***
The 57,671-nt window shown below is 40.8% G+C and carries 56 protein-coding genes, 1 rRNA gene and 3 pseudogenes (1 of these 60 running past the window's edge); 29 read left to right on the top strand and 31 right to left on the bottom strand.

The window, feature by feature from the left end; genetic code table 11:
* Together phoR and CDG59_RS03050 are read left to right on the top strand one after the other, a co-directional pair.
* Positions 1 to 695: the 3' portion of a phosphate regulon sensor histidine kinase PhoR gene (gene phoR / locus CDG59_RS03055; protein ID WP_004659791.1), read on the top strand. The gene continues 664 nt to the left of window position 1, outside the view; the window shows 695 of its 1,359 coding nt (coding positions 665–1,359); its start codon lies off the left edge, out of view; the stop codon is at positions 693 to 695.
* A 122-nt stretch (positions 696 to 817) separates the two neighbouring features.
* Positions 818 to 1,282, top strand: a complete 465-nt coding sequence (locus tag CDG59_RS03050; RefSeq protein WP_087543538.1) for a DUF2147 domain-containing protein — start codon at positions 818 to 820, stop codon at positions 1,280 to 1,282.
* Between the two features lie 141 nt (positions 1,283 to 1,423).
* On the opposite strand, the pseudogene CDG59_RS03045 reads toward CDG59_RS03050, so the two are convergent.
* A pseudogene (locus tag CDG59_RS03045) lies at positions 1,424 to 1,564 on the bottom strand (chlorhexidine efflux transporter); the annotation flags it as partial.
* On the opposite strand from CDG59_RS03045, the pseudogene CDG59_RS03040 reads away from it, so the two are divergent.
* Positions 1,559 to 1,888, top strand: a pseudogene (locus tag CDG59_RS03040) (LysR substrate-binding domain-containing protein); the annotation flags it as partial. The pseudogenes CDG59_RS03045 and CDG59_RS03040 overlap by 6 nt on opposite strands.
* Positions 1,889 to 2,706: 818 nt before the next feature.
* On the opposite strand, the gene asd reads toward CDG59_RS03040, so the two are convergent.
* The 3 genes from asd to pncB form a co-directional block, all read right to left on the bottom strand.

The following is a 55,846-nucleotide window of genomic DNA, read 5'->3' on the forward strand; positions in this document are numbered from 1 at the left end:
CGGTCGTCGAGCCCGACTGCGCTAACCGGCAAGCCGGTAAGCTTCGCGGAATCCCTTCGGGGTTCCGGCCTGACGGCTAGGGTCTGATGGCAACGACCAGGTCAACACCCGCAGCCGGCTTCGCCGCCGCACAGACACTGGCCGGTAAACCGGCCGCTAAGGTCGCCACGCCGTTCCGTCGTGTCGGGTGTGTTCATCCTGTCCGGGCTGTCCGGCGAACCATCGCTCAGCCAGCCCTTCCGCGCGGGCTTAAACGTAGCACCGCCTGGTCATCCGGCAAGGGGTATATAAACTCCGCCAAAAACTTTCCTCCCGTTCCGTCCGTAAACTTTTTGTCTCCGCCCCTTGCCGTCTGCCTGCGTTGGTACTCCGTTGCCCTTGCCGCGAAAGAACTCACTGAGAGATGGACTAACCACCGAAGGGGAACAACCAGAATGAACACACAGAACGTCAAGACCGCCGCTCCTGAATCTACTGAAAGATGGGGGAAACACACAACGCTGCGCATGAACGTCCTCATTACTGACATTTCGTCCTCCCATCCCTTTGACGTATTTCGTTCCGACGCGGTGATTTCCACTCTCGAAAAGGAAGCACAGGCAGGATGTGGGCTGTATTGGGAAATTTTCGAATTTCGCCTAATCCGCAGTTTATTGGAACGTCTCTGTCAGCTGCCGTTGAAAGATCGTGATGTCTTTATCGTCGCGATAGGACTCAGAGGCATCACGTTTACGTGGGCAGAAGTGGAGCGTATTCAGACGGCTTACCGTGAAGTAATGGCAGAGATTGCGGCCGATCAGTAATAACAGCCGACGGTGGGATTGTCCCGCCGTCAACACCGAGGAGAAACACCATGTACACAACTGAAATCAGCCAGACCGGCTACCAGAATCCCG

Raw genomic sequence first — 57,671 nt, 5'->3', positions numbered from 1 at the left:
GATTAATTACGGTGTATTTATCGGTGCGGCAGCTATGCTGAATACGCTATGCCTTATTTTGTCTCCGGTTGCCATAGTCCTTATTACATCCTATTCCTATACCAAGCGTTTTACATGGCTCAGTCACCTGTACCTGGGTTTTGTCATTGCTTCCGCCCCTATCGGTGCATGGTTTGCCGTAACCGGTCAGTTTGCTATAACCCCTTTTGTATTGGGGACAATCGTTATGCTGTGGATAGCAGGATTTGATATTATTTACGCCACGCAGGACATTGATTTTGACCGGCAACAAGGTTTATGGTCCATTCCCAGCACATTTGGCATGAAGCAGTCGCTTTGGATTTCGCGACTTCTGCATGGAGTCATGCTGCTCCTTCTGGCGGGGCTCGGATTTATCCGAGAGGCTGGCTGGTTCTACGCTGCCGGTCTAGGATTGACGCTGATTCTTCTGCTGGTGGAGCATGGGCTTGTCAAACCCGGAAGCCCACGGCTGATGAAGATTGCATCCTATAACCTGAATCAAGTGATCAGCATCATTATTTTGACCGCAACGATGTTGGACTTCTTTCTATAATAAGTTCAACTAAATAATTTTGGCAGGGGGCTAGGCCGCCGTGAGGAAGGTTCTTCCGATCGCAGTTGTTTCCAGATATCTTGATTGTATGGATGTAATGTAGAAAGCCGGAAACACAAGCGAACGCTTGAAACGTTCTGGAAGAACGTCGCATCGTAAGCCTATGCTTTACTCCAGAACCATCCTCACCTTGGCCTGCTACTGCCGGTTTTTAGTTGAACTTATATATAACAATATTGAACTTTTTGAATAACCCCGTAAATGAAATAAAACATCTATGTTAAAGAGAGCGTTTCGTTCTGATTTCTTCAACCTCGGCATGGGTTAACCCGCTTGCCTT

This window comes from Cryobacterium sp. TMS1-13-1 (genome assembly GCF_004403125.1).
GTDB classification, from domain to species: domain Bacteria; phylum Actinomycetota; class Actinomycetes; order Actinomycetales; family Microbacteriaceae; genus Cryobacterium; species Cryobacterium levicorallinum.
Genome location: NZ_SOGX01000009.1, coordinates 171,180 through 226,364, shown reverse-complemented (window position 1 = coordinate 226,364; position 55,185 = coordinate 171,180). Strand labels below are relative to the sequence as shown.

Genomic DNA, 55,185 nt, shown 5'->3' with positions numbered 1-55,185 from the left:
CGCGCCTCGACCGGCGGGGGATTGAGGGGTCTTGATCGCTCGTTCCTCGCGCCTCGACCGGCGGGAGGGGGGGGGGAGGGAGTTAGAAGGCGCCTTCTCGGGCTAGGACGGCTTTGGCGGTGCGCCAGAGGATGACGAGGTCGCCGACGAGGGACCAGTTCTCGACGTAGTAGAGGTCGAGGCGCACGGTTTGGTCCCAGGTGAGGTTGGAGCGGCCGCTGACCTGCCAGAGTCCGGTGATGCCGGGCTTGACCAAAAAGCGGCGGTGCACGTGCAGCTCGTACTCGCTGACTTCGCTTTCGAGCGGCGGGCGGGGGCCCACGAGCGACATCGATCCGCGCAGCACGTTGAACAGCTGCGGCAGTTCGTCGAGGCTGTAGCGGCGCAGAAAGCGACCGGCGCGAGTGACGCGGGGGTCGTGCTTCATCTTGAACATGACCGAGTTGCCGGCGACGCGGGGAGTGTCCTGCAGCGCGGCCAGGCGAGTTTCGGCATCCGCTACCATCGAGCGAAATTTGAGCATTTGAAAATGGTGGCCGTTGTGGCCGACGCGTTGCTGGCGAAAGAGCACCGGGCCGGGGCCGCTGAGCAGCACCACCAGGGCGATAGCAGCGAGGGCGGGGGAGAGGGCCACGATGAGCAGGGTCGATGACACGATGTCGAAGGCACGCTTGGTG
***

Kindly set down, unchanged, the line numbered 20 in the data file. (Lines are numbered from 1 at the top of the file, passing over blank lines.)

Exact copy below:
GTDB classification, from domain to species: domain Bacteria; phylum Actinomycetota; class Actinomycetes; order Actinomycetales; family Microbacteriaceae; genus Cryobacterium; species Cryobacterium levicorallinum.